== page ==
It's not meeting like it's 1999, but ADA is encouraged by its Hawai‘i convention.
Ten years ago, the economy was booming and Hawaii hosted its largest association meeting ever, the American Dental Association, which brought 31,000 participants to Honolulu. In October 2009, ADA returned to Hawaii. But with the country in the midst of an economic crisis and the healthcare industry under scrutiny about holding meetings in what are perceived as resort destinations, this fall's meeting attracted 6,000 fewer people than it did in 1999. And that's OK.
“We are very proud of those numbers in this economy, with this distance,” says Jim Goodman, managing vice president of the division of meetings and conference services at ADA. Just under 25,000 people came to the meeting in Hawaii, which was about 15 percent fewer than the 2008 meeting in San Antonio. Where ADA took the biggest hit was with exhibitor attendees. “Typically, the number of exhibitor attendees we have is between 7,500 and 8,500: this year we only had around 4,000,” says Goodman.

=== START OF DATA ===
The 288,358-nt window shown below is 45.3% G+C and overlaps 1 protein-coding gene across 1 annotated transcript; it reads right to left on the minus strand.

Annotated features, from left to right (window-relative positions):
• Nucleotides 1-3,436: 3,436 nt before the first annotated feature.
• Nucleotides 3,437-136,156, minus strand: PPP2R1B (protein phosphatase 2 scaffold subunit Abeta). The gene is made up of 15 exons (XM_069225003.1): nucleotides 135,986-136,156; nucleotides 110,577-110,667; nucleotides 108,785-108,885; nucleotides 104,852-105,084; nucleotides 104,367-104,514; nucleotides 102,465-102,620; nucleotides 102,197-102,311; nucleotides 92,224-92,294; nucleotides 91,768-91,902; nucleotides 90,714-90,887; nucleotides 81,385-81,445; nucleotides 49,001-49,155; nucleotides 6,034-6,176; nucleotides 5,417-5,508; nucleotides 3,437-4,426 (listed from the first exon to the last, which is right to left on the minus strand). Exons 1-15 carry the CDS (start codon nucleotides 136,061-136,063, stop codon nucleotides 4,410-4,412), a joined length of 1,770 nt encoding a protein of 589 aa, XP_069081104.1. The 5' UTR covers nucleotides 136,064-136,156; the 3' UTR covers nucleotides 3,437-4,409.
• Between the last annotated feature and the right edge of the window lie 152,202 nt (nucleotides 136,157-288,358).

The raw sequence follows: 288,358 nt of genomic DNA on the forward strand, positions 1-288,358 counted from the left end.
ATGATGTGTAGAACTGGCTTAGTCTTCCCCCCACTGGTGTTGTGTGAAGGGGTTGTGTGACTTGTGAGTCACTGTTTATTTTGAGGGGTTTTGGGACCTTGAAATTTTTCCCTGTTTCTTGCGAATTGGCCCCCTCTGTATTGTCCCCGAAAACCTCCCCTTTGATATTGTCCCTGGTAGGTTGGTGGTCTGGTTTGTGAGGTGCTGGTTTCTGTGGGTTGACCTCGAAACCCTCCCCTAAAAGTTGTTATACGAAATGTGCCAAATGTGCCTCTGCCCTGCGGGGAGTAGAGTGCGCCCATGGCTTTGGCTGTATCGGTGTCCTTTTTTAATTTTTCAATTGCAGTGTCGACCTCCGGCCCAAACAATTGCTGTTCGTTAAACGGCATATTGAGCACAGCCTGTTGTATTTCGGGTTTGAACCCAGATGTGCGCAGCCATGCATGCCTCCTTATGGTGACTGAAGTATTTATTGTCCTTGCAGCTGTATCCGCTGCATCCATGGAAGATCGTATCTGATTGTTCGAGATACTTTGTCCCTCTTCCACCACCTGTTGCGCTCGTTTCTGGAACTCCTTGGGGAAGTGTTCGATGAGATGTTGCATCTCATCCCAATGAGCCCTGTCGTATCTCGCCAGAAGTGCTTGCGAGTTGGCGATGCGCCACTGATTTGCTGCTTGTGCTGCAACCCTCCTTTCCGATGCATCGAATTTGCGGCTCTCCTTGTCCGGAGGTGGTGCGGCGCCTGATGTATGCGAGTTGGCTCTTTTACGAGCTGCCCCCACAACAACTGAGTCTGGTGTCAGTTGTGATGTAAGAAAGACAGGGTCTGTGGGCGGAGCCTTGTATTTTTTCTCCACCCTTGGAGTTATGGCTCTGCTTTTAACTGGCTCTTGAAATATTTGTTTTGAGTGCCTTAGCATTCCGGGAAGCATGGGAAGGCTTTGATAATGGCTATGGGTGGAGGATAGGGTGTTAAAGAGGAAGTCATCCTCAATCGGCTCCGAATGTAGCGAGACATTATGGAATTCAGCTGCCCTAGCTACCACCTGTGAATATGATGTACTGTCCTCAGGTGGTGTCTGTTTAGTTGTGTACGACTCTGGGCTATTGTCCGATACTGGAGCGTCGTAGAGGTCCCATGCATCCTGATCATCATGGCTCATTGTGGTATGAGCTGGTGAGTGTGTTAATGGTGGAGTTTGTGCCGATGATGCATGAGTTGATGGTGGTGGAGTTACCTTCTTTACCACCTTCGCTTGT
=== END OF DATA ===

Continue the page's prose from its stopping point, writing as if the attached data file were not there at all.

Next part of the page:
The Hawai‘i Convention Center simply didn't have the space to accommodate any more exhibits than the show garnered, and exhibiting companies generally sent fewer people than they usually do due to the economy, the travel distance, and perhaps even the “perception” issue, says Goodman.
However, these factors did not affect professional attendees, which was roughly equal to what ADA had for its 2008 meeting in San Antonio. “Most of our attendees are in private practice, so for them to determine whether they could come or not is truly a personal decision,” Goodman says.
And lest anyone think that it was all fun in the sun, Goodman said the number of hours of CME taken was staggering. “The average doctor took almost three courses and most of our courses are two and a half hours long,” he says. ADA found that adjusting the schedule to start earlier, about 7 a.m., and end earlier, around 3 p.m., worked well for attendees.
“The traffic in the hall and the ratio of buyer to seller has probably never been better,” says Goodman. Consequently, the post-show surveys show a high level of exhibitor satisfaction, higher than the two previous years.
ADA, which has met in Hawaii every 10 years since 1989, has not yet determined whether it will return to Hawaii in 2019, but it will be considered, given the high rates of exhibitor and attendee satisfaction. In October 2010, ADA heads to Orlando.